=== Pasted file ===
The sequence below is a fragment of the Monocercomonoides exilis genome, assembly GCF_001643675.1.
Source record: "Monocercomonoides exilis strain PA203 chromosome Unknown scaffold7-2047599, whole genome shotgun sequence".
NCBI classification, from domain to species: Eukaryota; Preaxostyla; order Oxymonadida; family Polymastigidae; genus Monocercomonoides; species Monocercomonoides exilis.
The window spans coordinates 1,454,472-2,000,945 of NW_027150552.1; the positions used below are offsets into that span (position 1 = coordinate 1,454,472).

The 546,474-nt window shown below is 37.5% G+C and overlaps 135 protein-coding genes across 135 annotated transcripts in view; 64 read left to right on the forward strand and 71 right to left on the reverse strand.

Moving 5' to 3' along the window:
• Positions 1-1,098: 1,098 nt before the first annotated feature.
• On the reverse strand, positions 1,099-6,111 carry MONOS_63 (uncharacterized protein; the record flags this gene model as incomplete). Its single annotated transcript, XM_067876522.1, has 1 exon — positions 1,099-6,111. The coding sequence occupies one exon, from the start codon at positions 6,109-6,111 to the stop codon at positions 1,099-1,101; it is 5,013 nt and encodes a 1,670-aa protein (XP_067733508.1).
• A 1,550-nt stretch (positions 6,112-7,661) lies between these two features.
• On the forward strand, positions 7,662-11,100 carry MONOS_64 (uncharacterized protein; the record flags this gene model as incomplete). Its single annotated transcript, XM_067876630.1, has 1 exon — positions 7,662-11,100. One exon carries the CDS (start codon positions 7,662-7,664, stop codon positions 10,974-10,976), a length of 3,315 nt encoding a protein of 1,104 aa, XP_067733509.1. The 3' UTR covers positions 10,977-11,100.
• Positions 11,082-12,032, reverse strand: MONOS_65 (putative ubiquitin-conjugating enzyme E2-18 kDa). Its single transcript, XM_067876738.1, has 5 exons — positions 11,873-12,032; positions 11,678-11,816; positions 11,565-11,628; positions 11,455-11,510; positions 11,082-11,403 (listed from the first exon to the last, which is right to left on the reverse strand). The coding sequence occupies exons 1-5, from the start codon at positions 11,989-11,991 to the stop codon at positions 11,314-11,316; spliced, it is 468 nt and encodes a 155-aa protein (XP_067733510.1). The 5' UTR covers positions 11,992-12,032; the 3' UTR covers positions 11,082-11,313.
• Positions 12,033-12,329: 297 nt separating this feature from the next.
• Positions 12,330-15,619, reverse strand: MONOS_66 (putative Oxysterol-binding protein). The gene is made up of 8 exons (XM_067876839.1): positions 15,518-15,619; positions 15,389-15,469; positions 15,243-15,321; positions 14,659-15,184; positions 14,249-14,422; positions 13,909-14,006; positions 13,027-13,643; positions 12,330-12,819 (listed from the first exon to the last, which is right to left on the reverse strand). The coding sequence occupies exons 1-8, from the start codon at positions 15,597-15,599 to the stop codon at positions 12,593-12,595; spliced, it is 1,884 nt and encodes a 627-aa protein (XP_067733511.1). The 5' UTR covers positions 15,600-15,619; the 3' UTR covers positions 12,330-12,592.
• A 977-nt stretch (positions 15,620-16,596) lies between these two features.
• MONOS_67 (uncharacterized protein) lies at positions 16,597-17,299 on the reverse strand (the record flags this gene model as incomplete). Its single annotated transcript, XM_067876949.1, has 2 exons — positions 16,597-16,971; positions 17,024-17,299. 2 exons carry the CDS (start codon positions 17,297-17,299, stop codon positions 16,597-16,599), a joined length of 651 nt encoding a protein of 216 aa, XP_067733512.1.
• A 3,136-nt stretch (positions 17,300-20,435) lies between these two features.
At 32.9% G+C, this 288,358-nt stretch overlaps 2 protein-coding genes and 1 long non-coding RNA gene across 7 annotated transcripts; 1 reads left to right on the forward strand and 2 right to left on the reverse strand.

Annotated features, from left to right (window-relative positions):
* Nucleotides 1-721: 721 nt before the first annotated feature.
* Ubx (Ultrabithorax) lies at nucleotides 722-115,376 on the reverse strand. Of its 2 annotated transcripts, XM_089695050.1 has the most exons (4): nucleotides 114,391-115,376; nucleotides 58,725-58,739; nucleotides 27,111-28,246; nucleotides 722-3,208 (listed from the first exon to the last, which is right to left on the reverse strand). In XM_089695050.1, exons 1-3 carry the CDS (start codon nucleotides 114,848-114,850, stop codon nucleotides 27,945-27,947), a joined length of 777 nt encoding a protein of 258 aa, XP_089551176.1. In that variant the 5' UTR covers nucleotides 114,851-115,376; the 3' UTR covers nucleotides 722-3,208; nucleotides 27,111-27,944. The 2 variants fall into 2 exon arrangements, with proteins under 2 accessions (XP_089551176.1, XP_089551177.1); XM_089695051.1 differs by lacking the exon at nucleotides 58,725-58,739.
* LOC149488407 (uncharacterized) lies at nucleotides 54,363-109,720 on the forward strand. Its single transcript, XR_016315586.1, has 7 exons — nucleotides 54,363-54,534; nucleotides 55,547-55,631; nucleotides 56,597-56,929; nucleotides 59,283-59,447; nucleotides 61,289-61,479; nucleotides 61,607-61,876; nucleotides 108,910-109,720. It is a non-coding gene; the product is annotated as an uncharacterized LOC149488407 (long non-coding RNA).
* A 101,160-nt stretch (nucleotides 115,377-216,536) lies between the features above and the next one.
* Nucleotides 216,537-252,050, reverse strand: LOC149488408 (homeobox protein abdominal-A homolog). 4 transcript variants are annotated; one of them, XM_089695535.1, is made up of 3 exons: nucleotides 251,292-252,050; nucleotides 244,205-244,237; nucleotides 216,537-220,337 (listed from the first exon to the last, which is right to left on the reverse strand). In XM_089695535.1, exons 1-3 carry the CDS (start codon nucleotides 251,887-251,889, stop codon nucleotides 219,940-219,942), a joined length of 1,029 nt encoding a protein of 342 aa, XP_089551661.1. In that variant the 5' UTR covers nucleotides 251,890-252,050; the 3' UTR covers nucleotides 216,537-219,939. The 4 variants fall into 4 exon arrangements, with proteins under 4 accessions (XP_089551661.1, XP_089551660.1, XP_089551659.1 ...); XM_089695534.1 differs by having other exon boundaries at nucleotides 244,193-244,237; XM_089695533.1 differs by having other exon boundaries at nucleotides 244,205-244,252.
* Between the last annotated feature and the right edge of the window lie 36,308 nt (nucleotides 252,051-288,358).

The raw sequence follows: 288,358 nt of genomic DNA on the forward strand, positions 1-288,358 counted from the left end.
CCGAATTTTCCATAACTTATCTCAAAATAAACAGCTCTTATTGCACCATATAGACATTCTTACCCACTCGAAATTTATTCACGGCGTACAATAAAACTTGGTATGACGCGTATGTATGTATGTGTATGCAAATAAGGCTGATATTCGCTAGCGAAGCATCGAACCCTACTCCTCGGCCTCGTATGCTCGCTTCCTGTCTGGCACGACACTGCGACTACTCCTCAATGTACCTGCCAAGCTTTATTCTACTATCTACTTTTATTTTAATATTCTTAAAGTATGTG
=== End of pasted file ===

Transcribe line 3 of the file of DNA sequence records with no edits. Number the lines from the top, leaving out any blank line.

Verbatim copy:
NCBI classification, from domain to species: Eukaryota; Preaxostyla; order Oxymonadida; family Polymastigidae; genus Monocercomonoides; species Monocercomonoides exilis.